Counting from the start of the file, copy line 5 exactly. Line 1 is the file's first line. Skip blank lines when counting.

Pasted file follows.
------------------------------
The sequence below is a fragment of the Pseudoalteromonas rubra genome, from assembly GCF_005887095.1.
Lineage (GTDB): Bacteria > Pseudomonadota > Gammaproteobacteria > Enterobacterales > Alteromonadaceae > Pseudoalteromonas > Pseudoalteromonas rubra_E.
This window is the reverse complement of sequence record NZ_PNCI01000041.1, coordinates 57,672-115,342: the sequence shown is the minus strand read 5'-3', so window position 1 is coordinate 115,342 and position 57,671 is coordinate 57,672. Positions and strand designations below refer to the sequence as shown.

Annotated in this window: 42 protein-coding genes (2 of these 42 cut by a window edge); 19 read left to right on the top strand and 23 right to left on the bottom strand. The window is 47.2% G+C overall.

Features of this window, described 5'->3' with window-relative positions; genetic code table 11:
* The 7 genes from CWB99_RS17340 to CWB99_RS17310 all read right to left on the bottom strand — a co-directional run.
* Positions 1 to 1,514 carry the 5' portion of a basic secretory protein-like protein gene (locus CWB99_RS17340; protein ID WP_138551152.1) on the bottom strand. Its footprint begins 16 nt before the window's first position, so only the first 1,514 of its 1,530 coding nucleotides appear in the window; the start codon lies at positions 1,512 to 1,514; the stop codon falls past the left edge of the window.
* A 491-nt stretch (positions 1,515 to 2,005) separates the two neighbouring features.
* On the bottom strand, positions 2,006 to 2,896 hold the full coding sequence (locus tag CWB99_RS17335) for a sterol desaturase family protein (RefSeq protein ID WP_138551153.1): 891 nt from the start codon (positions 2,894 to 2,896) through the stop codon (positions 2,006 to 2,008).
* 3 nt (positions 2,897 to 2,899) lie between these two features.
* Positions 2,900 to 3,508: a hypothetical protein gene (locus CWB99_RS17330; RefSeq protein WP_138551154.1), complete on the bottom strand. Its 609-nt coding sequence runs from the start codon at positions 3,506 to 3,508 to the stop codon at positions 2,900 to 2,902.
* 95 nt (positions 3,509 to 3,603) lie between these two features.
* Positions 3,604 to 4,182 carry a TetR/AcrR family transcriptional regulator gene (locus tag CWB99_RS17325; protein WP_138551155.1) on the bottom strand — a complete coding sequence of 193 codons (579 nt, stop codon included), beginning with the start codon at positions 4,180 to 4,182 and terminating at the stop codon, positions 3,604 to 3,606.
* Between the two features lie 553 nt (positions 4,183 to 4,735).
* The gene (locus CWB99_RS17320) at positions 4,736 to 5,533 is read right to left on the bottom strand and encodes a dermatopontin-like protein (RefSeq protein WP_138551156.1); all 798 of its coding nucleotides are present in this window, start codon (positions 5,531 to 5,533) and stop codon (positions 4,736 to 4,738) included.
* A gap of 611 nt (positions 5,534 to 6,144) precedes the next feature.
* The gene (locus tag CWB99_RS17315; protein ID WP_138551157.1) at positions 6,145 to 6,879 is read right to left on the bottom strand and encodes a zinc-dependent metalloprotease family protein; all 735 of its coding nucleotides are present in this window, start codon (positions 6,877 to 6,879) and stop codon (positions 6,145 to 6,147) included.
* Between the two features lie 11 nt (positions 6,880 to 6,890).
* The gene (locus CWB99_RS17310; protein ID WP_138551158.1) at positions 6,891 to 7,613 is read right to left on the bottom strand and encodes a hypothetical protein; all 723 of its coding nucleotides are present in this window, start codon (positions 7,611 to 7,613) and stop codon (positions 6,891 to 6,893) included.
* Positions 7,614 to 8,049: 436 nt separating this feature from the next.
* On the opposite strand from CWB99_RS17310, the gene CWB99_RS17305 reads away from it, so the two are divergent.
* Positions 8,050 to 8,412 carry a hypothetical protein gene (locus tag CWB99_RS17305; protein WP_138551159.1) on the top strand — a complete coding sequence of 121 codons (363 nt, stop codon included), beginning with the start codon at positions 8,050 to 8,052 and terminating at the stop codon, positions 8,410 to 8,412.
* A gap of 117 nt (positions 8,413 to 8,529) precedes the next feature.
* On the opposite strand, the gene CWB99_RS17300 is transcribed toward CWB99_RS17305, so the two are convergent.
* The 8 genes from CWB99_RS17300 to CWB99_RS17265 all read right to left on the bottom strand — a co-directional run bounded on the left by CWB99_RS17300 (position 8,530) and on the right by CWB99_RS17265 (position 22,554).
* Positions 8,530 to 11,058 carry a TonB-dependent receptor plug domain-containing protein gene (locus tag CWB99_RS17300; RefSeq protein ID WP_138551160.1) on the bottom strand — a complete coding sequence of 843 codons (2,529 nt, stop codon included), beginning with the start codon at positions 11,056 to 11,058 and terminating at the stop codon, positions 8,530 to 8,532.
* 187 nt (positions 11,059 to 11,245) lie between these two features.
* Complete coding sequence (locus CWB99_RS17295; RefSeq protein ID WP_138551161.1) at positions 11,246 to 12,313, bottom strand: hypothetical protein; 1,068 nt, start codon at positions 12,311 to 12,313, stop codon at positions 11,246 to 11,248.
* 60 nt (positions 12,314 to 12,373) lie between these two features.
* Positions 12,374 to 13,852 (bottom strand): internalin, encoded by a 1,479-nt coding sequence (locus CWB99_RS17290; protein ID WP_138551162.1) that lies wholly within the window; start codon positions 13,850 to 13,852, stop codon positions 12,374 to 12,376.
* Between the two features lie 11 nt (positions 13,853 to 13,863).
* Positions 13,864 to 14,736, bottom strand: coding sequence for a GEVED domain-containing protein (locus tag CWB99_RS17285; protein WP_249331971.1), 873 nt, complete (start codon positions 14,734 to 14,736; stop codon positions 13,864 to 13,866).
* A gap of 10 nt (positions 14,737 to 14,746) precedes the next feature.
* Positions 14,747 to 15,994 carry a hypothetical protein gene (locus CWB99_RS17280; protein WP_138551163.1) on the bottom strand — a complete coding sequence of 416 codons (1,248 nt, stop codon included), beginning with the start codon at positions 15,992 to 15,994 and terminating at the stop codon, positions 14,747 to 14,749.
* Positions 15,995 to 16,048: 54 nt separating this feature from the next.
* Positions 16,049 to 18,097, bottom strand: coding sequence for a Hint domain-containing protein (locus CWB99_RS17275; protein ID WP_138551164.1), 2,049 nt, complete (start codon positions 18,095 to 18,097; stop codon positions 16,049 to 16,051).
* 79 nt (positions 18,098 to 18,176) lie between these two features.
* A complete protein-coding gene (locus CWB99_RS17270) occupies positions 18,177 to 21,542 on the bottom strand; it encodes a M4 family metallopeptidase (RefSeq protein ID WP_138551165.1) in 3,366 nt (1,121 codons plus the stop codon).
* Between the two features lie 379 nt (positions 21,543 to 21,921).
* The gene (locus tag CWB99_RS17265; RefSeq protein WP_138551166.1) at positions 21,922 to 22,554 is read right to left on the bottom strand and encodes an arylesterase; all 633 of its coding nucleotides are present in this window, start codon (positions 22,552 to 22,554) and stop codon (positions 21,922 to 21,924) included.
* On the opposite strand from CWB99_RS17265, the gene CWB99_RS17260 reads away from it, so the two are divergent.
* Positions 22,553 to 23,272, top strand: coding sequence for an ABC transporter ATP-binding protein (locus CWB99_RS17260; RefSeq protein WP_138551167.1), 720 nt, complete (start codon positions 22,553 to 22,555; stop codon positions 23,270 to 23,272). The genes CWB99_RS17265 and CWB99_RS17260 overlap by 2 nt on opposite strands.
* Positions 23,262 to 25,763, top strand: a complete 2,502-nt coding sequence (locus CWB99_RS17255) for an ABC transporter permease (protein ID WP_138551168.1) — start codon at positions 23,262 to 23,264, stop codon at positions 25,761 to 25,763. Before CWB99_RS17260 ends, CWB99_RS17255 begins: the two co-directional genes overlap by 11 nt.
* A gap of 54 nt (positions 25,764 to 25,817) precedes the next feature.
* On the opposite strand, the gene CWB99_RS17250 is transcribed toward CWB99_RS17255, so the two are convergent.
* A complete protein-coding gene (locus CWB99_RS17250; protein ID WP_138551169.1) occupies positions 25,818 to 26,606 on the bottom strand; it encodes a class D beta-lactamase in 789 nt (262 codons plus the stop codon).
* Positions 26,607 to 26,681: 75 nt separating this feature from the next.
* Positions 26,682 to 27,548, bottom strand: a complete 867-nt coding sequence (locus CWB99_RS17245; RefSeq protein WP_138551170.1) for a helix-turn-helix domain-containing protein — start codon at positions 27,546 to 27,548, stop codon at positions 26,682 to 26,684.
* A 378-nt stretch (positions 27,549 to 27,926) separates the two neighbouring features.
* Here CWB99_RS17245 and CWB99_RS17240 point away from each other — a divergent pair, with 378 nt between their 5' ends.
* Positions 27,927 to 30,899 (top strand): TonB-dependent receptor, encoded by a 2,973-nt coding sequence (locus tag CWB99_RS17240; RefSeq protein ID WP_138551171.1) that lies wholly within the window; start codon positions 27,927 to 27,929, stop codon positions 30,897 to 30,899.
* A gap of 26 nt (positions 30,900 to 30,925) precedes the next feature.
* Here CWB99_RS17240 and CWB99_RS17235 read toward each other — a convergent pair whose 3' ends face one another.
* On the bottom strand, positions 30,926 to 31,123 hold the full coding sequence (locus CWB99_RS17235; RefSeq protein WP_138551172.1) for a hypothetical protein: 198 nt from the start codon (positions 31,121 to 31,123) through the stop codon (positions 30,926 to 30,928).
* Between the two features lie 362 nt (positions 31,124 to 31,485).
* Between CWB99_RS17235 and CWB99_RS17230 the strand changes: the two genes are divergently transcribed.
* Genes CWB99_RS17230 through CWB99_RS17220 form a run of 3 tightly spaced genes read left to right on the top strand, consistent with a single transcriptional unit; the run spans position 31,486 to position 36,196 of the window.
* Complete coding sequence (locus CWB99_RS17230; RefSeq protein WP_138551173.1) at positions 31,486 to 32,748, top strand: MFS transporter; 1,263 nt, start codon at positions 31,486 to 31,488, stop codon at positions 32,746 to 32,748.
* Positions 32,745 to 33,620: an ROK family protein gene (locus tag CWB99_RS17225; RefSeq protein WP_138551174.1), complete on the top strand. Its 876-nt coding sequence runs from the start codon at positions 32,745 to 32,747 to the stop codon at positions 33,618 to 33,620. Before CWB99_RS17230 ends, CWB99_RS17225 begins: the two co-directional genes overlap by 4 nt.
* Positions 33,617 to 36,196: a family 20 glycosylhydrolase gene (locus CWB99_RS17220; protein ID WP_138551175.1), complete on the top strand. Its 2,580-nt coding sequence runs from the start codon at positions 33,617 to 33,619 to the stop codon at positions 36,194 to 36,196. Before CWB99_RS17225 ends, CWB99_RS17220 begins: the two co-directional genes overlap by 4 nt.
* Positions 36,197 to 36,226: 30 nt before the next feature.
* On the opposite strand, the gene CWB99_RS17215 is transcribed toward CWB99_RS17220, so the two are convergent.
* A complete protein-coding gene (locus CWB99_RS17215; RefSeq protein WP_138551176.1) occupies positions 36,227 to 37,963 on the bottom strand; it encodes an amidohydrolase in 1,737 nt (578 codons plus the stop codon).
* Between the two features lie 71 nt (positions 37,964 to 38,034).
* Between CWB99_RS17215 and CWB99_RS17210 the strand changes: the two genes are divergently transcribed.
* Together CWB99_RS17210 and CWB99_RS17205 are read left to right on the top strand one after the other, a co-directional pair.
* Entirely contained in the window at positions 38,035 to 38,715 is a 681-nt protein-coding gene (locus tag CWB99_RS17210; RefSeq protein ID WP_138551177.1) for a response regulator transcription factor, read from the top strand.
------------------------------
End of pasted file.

Features of this window, described 5'->3' with window-relative positions; genetic code table 11: